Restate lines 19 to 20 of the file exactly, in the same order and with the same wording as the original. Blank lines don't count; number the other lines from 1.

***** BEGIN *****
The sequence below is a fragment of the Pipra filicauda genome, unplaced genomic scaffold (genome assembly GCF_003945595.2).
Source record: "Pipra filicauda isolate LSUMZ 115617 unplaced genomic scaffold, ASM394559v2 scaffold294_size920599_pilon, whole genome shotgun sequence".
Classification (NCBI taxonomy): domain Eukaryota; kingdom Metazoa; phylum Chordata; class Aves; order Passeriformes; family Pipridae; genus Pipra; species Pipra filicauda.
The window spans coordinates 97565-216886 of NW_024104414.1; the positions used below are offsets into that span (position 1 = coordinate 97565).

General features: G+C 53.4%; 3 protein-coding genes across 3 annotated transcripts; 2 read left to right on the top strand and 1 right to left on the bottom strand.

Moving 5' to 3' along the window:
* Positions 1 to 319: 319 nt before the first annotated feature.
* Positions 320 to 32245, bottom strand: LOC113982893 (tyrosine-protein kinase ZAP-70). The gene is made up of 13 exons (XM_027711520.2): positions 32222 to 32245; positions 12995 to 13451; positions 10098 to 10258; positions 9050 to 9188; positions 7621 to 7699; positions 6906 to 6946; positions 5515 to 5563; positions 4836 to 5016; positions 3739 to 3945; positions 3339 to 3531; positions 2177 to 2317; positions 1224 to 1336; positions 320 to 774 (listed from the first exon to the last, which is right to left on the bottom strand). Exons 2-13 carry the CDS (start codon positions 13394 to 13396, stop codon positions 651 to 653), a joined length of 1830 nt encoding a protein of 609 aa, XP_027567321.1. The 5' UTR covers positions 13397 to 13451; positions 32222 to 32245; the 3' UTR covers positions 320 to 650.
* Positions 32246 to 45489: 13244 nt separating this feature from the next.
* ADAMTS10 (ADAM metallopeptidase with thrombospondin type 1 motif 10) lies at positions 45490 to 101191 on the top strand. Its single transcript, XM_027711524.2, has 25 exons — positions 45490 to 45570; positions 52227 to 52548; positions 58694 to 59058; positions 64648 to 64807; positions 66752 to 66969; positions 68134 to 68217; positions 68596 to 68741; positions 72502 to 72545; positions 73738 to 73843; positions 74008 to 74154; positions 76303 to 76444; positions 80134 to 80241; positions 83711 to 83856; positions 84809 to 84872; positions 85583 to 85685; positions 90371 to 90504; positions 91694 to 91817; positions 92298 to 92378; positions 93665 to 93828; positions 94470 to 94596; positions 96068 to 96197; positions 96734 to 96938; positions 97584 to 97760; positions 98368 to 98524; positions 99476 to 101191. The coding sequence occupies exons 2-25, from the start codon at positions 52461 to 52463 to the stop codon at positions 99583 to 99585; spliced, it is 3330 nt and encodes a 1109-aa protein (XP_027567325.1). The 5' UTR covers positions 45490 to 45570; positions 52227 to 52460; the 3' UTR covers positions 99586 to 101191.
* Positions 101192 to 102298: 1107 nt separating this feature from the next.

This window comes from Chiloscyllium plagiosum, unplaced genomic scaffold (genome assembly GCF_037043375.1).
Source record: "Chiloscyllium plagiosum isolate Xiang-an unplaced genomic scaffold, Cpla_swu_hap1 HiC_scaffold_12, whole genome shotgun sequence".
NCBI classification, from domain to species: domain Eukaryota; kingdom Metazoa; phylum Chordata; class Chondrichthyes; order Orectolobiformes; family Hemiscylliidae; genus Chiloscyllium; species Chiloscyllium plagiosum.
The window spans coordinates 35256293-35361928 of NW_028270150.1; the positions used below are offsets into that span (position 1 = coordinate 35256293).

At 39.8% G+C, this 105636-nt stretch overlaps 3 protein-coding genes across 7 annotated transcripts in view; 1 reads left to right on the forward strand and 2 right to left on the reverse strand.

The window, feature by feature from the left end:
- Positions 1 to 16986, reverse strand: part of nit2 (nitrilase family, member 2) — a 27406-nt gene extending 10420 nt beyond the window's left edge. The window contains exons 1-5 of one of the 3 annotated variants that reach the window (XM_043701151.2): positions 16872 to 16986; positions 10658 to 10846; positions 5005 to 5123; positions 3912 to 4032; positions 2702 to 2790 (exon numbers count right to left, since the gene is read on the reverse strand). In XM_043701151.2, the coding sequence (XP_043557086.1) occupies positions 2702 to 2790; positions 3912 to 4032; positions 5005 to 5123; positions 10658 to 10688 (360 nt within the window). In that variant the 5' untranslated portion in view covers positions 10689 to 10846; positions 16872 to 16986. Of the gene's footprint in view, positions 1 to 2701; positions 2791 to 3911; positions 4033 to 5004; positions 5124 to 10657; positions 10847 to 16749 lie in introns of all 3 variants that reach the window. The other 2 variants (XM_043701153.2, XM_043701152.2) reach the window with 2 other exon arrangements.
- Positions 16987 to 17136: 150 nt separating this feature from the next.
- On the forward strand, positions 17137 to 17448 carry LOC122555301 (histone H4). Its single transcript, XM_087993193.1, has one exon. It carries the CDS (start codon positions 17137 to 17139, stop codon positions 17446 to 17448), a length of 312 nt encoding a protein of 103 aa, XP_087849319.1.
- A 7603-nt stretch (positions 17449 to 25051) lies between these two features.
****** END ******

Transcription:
- Positions 16987 to 17136: 150 nt separating this feature from the next.
- On the forward strand, positions 17137 to 17448 carry LOC122555301 (histone H4). Its single transcript, XM_087993193.1, has one exon. It carries the CDS (start codon positions 17137 to 17139, stop codon positions 17446 to 17448), a length of 312 nt encoding a protein of 103 aa, XP_087849319.1.